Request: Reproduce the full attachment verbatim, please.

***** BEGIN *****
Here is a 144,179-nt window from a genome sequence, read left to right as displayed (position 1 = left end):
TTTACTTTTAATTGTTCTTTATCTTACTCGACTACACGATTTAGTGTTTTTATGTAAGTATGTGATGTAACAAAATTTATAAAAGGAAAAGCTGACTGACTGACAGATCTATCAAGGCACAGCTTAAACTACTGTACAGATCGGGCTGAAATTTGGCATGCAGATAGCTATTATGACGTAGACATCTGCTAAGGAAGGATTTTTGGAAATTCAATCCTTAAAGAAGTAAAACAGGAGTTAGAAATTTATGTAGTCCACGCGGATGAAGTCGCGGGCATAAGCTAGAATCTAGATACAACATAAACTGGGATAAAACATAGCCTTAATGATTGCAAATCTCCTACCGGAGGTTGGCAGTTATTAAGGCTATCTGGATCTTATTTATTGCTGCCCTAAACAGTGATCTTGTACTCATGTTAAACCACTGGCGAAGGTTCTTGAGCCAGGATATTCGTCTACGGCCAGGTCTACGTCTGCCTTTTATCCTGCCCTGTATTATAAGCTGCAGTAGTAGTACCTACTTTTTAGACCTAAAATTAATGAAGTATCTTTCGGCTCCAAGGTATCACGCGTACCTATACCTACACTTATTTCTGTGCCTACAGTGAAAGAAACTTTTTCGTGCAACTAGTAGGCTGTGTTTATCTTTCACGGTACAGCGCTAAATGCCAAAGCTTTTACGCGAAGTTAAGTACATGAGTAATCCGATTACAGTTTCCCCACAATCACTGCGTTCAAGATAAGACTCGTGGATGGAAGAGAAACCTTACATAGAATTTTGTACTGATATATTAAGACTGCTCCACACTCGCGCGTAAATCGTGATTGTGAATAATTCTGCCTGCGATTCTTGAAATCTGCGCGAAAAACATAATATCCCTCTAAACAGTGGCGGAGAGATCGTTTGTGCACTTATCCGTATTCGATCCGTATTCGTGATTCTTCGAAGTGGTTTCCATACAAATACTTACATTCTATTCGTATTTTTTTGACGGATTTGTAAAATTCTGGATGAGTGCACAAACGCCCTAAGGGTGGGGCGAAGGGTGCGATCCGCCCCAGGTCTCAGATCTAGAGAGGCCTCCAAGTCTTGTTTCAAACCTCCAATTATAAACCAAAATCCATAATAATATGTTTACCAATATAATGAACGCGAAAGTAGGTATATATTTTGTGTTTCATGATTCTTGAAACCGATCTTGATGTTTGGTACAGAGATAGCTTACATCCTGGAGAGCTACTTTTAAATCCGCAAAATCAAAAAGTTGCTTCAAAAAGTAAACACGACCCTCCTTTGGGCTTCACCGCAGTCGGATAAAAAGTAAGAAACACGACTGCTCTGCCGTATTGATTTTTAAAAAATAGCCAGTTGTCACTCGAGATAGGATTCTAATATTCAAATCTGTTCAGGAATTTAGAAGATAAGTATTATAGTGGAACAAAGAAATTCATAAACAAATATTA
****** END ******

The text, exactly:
Here is a 144,179-nt window from a genome sequence, read left to right as displayed (position 1 = left end):
TTTACTTTTAATTGTTCTTTATCTTACTCGACTACACGATTTAGTGTTTTTATGTAAGTATGTGATGTAACAAAATTTATAAAAGGAAAAGCTGACTGACTGACAGATCTATCAAGGCACAGCTTAAACTACTGTACAGATCGGGCTGAAATTTGGCATGCAGATAGCTATTATGACGTAGACATCTGCTAAGGAAGGATTTTTGGAAATTCAATCCTTAAAGAAGTAAAACAGGAGTTAGAAATTTATGTAGTCCACGCGGATGAAGTCGCGGGCATAAGCTAGAATCTAGATACAACATAAACTGGGATAAAACATAGCCTTAATGATTGCAAATCTCCTACCGGAGGTTGGCAGTTATTAAGGCTATCTGGATCTTATTTATTGCTGCCCTAAACAGTGATCTTGTACTCATGTTAAACCACTGGCGAAGGTTCTTGAGCCAGGATATTCGTCTACGGCCAGGTCTACGTCTGCCTTTTATCCTGCCCTGTATTATAAGCTGCAGTAGTAGTACCTACTTTTTAGACCTAAAATTAATGAAGTATCTTTCGGCTCCAAGGTATCACGCGTACCTATACCTACACTTATTTCTGTGCCTACAGTGAAAGAAACTTTTTCGTGCAACTAGTAGGCTGTGTTTATCTTTCACGGTACAGCGCTAAATGCCAAAGCTTTTACGCGAAGTTAAGTACATGAGTAATCCGATTACAGTTTCCCCACAATCACTGCGTTCAAGATAAGACTCGTGGATGGAAGAGAAACCTTACATAGAATTTTGTACTGATATATTAAGACTGCTCCACACTCGCGCGTAAATCGTGATTGTGAATAATTCTGCCTGCGATTCTTGAAATCTGCGCGAAAAACATAATATCCCTCTAAACAGTGGCGGAGAGATCGTTTGTGCACTTATCCGTATTCGATCCGTATTCGTGATTCTTCGAAGTGGTTTCCATACAAATACTTACATTCTATTCGTATTTTTTTGACGGATTTGTAAAATTCTGGATGAGTGCACAAACGCCCTAAGGGTGGGGCGAAGGGTGCGATCCGCCCCAGGTCTCAGATCTAGAGAGGCCTCCAAGTCTTGTTTCAAACCTCCAATTATAAACCAAAATCCATAATAATATGTTTACCAATATAATGAACGCGAAAGTAGGTATATATTTTGTGTTTCATGATTCTTGAAACCGATCTTGATGTTTGGTACAGAGATAGCTTACATCCTGGAGAGCTACTTTTAAATCCGCAAAATCAAAAAGTTGCTTCAAAAAGTAAACACGACCCTCCTTTGGGCTTCACCGCAGTCGGATAAAAAGTAAGAAACACGACTGCTCTGCCGTATTGATTTTTAAAAAATAGCCAGTTGTCACTCGAGATAGGATTCTAATATTCAAATCTGTTCAGGAATTTAGAAGATAAGTATTATAGTGGAACAAAGAAATTCATAAACAAATATTA